2013 was a phenomenal year for the stock market.  Nothing seemed to derail the rapid ascent of the market-- not even a government shutdown or a near default on U.S. debt.  Major indexes in the United States posted solid double digits gains, with the S&P advancing 29.6% and the Dow increasing 26.5% (source:  While many investors have benefited from the recent bull market, the truth is that this rate of growth cannot continue forever.  At some point, stocks are bound to return to some long-term equilibrium growth rate, often via a correction, or pullback (note: this does not necessarily mean a full blown bear market).  We saw a glimpse of this in January, with all major indexes trimming a few percentage points off their previous highs.  With reversing trends comes a great deal of day-to-day volatility, which has the potential to cause undue stress for many investors.  To mitigate some of the inherent risk and volatility in the investment process, many investors, where appropriate, employ a strategy similar to that of the Yale Endowment Model when constructing portfolios. The Yale Endowment Model (YEM) has gained worldwide recognition as an effective method of diversification that, in theory, reduces risk yet [...]

February 2014

Stock Market Correction Is Over, For Now.

By |February 16th, 2014|Categories: Uncategorized|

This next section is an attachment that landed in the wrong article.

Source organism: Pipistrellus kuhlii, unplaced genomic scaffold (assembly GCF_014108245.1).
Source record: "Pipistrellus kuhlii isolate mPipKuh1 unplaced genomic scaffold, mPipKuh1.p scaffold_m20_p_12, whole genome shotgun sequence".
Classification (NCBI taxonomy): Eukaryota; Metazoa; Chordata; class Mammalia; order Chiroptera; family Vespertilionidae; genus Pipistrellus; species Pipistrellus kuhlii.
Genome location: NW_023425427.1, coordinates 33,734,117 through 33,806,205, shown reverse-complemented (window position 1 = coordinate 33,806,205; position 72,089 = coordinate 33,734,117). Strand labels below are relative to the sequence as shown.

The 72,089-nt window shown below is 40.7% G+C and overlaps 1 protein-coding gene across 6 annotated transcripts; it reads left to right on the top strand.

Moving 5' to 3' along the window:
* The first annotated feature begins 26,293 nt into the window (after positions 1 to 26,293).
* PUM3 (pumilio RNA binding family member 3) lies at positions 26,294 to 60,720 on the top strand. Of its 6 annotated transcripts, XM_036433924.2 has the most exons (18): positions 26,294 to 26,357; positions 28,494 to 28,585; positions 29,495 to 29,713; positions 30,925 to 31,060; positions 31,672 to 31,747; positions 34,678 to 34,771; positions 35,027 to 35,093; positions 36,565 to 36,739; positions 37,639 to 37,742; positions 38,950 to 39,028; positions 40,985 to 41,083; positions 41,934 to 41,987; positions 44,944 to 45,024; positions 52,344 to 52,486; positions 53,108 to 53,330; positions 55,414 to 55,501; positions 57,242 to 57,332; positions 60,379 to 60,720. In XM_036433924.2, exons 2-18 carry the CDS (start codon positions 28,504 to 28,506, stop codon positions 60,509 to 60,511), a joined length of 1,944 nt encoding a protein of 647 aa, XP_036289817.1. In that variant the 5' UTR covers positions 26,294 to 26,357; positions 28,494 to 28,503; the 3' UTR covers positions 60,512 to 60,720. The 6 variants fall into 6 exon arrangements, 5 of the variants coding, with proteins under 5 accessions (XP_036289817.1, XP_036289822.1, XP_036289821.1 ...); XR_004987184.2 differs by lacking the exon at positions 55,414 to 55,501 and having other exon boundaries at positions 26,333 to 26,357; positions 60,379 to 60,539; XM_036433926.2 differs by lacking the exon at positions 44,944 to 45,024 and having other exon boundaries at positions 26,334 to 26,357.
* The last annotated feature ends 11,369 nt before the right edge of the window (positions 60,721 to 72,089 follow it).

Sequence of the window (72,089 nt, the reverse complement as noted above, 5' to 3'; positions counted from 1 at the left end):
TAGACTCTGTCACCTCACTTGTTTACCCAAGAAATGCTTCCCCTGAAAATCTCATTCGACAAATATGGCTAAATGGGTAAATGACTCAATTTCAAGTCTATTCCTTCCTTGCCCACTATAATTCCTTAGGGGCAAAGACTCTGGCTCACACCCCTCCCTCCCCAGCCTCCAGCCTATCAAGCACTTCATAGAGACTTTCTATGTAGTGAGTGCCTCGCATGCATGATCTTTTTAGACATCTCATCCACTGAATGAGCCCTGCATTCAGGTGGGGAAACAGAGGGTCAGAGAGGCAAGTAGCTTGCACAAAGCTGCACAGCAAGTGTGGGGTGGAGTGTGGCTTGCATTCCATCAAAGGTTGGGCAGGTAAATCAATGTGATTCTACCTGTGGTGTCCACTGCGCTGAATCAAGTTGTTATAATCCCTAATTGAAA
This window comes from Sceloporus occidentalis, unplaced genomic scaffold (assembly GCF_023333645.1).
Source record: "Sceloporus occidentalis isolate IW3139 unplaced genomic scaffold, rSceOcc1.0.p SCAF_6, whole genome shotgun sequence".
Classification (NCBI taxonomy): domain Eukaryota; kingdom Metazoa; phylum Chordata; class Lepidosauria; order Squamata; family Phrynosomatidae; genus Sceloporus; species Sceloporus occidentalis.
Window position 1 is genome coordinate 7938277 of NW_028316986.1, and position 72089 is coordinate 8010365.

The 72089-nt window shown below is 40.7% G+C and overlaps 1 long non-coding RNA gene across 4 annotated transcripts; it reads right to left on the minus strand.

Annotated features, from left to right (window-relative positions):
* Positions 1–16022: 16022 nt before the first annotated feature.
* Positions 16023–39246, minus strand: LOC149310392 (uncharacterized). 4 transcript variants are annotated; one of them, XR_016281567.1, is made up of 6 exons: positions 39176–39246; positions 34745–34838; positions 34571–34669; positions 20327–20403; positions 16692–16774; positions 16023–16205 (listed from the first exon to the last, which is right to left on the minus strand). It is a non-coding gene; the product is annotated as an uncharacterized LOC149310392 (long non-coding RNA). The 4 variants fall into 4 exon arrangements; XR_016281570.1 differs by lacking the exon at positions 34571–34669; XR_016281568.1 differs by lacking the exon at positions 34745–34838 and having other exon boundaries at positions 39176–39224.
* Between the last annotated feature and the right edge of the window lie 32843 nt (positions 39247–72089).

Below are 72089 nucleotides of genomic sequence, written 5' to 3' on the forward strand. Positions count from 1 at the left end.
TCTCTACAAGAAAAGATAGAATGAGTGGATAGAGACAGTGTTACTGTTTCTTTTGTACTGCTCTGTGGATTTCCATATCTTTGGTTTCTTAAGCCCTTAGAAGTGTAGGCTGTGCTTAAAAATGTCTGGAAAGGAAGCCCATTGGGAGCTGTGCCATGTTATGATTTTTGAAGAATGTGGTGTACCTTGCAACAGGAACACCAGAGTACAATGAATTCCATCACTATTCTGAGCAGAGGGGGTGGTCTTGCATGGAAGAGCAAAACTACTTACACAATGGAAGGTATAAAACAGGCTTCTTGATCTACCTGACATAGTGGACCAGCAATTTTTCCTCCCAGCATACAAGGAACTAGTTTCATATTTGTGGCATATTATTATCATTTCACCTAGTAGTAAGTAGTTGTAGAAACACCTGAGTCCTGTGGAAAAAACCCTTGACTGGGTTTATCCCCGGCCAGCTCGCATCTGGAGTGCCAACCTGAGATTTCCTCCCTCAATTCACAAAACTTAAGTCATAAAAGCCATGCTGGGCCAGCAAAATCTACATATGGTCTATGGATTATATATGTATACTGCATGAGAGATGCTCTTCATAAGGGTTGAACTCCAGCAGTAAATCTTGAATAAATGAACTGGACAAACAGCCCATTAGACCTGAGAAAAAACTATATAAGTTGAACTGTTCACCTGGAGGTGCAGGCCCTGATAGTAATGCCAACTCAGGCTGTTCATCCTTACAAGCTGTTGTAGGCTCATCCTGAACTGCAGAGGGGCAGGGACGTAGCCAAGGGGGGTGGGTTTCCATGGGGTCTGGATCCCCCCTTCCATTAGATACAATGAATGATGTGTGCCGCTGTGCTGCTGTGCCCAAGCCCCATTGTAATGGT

The S&P 500 had a terrible first month of the year, but it bumped back all the way to near record highs. Going forward we have a slew of economic indicators, especially next week. On Tuesday we have the Empire State Mfg Survey and the Housing Market Index. On Wednesday we have Housing Starts, the Producer Price Index, and the FOMC minutes. Thursday we have the Consumer Price Index, Jobless Claims, the PMI Manufacturing Index Flash, the Bloomberg Consumer Comfort Index, and the Philly Fed Survey. Lastly, on Friday we have Existing Home Sales. To see a calendar of these events, go here. Although the economy is looking up, corporate earnings have a long way to go to support current stock price levels. The Shiller P/E ratio is over 50% higher than its historical average, indicating stock price levels are much higher in relation to corporate earnings. There are some notable improvements, however, such that M&A activity is picking up speed. Employment remains weak, but jobless claims are falling, which is a positive indication. Overall, the future looks bright, but Federal Reserve tapering could keep the market at bay for the first half of 2014. Where do you think the [...]

Financial Markets Today: How You Can Reduce Risk

By |February 12th, 2014|Categories: Uncategorized|